“No army can withstand the strength of an idea whose time has come” – Victor Hugo.
We seem to have reached that moment in time for storage like with compute back in Circa 2003.
Why 2003? The 2 socket 2U became the workhorse compute engine for range of workloads (the web cloud and enterprise virtualization).
This is a form factor that spawned a whole category of compute that was not done before. The same underlying silicon technology (processor and DRAM) enabled the acceleration of adoption of the architectural shift. I pick 2003 because between 2002 and 2004 number of events that conspired to rise of compute virtualization while simultaneously enabling distributed computing. Here are some notable events.
- Throughput (Multi-core/threading) over latency (MHz): AMD announcement of Opteron (x86-64) in 2003 with Intel following suite in Gallatin in 2003, followed by its own 64 bit in 2004. It was the beginning of the multi-core era for x86 (whereas it had dawned on others earlier (sparc & sparc ). DDR2 memory was introduced at the same time.
- Compute Virtualization: VMware acquisition by EMC but more importantly major update to ESX version with support for VMotion, Virtual SMP. VMware drove the definitions of Virtualization into x86 CPUs that showed up 2-3 years later. (VT-x etc)
- Distributed Computing: Google sharing ‘GFS’ the paper that was perhaps the motivation for MapReduce and eventually Hadoop
The common theme with these 3 events were, the availability of dual socket multi-core CPU based system (dell-2U) with more than adequate compute and memory at low cost that enabled both server consolidation (Virtualization) and emergence of distributed computing outside of Google (Hadoop for e.g.).
2017 = 2003 for storage. The emergence of 2U 24 Drive NVMe storage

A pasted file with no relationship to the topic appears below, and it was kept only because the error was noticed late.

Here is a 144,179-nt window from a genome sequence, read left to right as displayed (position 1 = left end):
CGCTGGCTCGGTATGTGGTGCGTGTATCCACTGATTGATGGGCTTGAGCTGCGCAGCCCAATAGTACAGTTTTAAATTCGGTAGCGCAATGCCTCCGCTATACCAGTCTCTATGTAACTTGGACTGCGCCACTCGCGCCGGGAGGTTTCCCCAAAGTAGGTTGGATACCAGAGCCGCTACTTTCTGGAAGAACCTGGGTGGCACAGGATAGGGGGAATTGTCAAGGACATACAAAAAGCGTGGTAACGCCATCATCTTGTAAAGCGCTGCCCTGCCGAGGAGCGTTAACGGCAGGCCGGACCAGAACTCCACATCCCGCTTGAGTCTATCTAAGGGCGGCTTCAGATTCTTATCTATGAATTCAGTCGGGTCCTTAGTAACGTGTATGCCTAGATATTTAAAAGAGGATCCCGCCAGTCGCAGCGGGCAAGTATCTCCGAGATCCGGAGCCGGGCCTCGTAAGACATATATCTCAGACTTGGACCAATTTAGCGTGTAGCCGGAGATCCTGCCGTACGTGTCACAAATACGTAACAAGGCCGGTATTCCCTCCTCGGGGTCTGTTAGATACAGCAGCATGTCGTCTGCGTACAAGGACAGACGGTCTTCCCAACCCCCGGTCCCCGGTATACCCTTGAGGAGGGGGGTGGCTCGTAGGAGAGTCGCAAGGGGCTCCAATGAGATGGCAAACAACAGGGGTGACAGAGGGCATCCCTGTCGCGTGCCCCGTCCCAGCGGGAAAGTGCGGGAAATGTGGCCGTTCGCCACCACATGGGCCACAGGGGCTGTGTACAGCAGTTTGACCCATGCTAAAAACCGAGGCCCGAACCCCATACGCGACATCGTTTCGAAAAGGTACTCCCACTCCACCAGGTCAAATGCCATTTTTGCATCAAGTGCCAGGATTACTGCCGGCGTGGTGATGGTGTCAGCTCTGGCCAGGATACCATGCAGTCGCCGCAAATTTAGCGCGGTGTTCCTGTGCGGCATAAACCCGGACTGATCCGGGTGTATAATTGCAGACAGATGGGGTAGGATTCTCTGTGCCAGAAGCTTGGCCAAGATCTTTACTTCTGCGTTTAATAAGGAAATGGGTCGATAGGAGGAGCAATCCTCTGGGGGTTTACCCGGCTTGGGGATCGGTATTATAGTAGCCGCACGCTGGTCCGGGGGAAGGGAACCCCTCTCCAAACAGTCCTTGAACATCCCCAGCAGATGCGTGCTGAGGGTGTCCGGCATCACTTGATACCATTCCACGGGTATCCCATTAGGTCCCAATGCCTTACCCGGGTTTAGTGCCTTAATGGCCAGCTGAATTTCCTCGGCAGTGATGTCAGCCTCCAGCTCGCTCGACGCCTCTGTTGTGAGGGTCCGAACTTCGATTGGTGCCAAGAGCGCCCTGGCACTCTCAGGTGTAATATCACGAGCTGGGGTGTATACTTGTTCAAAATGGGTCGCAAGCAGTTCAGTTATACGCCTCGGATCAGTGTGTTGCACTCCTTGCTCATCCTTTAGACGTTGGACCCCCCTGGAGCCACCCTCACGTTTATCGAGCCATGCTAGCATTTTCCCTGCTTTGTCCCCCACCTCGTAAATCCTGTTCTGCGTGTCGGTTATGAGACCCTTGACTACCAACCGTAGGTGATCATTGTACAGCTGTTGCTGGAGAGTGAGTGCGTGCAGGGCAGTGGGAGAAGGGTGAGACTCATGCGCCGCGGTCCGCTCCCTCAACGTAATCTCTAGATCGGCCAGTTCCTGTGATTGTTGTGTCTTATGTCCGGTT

- Storage throughput: Emergence of NVMe as the performant flash/storage interface with potential cost cross over SSD and more importantly delivering high throughput much like multi-core/multi-socket CPUs for compute. With each drive sustaining 2-3GB/s, a commodity storage platform can deliver 30-40 0GB/s. This is timely with the emergence of RoCE and 100Gb Ethernet (4x100Gb)
- Emergence of 16 TB flash drives (3D-NAND) and cost of NAND is at the cusp of dramatic cost decrease with capacity increase.
- Distributed System: The emergence of variety of robust distributed data stores (some call it software defined storage) solutions – mostly from emerging startups (see below).
Once again thanks to underlying silicon technology (3D NAND in this case and NVMe), throughput, capacity and cost reach a perfect storm that will enable a whole range of new categories for storage. The value shifts to the software as it did then with VMware. Time is ripe for ‘VMware’ of storage to emerge.
The emergence of Top Of the Rack Storage (TORS), much like TOR emerged with the transition to commodity 2 socket rack mount systems, will enable a whole new class of systems to be deployed. For e.g. its now possible to go ‘diskless’ in each server and with the advent of NVMoF coupled to a TB 2U box, its very likely that most cloud scale infrastructure could be built with compute that has just CPU and memory and all storage consolidated to this TORS within the rack.
Shirjeet Mukherjee of Cumulus networks makes a good analogy and similar observation for networking (see trident ). He asks..
- Which OS will unlock the networking innovations and thinking like Linux vendors like RedHat, SuSE, and TurboLinux did for compute applications? ….
A corollary question is who will emerge to be the ‘VMware’ for storage and what are the key attributes. The who is likely to be a company that was founded a few years back much like Google and VMware were founded a few years before the 2003 moment. The key attributes are truly distributed data management system that is drive, node, rack, DC failure tolerant, continuous availability, expose file, block, object and emerging data access methods (KV, tables, streams, queues etc).
Looking back – 1998 was an interesting year. That was the year VMware and Google were founded. Co-incidently In 1998, I led the team that enabled Sun to deliver the lowest cost ($1K) workstation and server running Unix that was faster than Intel CPUs while at the same time Sun announced the E10K at $1M apiece. Little did I know then 5 years later, the seeds of the shift was sown in 1998.